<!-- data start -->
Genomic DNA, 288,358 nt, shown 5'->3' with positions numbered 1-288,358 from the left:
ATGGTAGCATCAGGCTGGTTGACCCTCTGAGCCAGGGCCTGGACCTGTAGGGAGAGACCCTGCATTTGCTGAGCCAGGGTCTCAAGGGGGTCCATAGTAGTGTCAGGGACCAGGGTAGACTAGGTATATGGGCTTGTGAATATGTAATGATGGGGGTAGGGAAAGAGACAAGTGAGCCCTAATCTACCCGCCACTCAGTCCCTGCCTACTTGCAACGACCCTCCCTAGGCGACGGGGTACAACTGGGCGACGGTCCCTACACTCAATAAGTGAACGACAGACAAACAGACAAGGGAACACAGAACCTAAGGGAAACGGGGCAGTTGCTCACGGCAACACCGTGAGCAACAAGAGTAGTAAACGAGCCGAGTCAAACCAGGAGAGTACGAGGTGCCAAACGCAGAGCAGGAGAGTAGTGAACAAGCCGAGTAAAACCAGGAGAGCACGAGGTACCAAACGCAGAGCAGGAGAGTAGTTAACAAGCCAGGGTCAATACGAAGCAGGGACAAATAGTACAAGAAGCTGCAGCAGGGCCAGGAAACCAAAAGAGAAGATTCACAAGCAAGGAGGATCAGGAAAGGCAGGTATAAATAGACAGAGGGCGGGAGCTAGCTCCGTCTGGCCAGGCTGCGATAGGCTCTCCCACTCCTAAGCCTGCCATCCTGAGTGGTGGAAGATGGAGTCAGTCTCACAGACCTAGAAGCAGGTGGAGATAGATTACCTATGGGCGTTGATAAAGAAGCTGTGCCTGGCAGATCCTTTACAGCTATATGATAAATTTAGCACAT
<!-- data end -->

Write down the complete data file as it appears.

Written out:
Genomic DNA, 288,358 nt, shown 5'->3' with positions numbered 1-288,358 from the left:
ATGGTAGCATCAGGCTGGTTGACCCTCTGAGCCAGGGCCTGGACCTGTAGGGAGAGACCCTGCATTTGCTGAGCCAGGGTCTCAAGGGGGTCCATAGTAGTGTCAGGGACCAGGGTAGACTAGGTATATGGGCTTGTGAATATGTAATGATGGGGGTAGGGAAAGAGACAAGTGAGCCCTAATCTACCCGCCACTCAGTCCCTGCCTACTTGCAACGACCCTCCCTAGGCGACGGGGTACAACTGGGCGACGGTCCCTACACTCAATAAGTGAACGACAGACAAACAGACAAGGGAACACAGAACCTAAGGGAAACGGGGCAGTTGCTCACGGCAACACCGTGAGCAACAAGAGTAGTAAACGAGCCGAGTCAAACCAGGAGAGTACGAGGTGCCAAACGCAGAGCAGGAGAGTAGTGAACAAGCCGAGTAAAACCAGGAGAGCACGAGGTACCAAACGCAGAGCAGGAGAGTAGTTAACAAGCCAGGGTCAATACGAAGCAGGGACAAATAGTACAAGAAGCTGCAGCAGGGCCAGGAAACCAAAAGAGAAGATTCACAAGCAAGGAGGATCAGGAAAGGCAGGTATAAATAGACAGAGGGCGGGAGCTAGCTCCGTCTGGCCAGGCTGCGATAGGCTCTCCCACTCCTAAGCCTGCCATCCTGAGTGGTGGAAGATGGAGTCAGTCTCACAGACCTAGAAGCAGGTGGAGATAGATTACCTATGGGCGTTGATAAAGAAGCTGTGCCTGGCAGATCCTTTACAGCTATATGATAAATTTAGCACAT